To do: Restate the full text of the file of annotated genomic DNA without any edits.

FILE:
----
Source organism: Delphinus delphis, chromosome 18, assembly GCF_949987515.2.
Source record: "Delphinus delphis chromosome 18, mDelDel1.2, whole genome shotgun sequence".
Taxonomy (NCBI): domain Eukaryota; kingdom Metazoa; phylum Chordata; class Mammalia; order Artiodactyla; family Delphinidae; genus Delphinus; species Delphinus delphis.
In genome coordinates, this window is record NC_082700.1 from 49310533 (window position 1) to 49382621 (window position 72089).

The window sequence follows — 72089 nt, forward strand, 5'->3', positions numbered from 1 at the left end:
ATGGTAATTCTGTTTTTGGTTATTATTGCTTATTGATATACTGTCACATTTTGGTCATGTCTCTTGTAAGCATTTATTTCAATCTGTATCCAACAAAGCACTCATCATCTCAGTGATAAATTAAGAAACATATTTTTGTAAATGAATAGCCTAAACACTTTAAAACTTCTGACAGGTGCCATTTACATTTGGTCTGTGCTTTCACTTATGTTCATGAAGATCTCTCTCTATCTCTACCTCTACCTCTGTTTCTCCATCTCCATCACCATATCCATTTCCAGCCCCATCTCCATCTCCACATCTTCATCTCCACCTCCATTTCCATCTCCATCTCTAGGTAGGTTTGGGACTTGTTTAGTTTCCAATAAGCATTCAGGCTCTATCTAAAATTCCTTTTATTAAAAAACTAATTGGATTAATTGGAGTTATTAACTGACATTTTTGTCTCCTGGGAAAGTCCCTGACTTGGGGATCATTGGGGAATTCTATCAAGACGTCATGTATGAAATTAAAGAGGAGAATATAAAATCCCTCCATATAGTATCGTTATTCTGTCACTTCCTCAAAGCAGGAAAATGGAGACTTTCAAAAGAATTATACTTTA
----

Source organism: Delphinus delphis, chromosome 18, assembly GCF_949987515.2.
Source record: "Delphinus delphis chromosome 18, mDelDel1.2, whole genome shotgun sequence".
Taxonomy (NCBI): domain Eukaryota; kingdom Metazoa; phylum Chordata; class Mammalia; order Artiodactyla; family Delphinidae; genus Delphinus; species Delphinus delphis.
In genome coordinates, this window is record NC_082700.1 from 49310533 (window position 1) to 49382621 (window position 72089).

The window sequence follows — 72089 nt, forward strand, 5'->3', positions numbered from 1 at the left end:
ATGGTAATTCTGTTTTTGGTTATTATTGCTTATTGATATACTGTCACATTTTGGTCATGTCTCTTGTAAGCATTTATTTCAATCTGTATCCAACAAAGCACTCATCATCTCAGTGATAAATTAAGAAACATATTTTTGTAAATGAATAGCCTAAACACTTTAAAACTTCTGACAGGTGCCATTTACATTTGGTCTGTGCTTTCACTTATGTTCATGAAGATCTCTCTCTATCTCTACCTCTACCTCTGTTTCTCCATCTCCATCACCATATCCATTTCCAGCCCCATCTCCATCTCCACATCTTCATCTCCACCTCCATTTCCATCTCCATCTCTAGGTAGGTTTGGGACTTGTTTAGTTTCCAATAAGCATTCAGGCTCTATCTAAAATTCCTTTTATTAAAAAACTAATTGGATTAATTGGAGTTATTAACTGACATTTTTGTCTCCTGGGAAAGTCCCTGACTTGGGGATCATTGGGGAATTCTATCAAGACGTCATGTATGAAATTAAAGAGGAGAATATAAAATCCCTCCATATAGTATCGTTATTCTGTCACTTCCTCAAAGCAGGAAAATGGAGACTTTCAAAAGAATTATACTTTA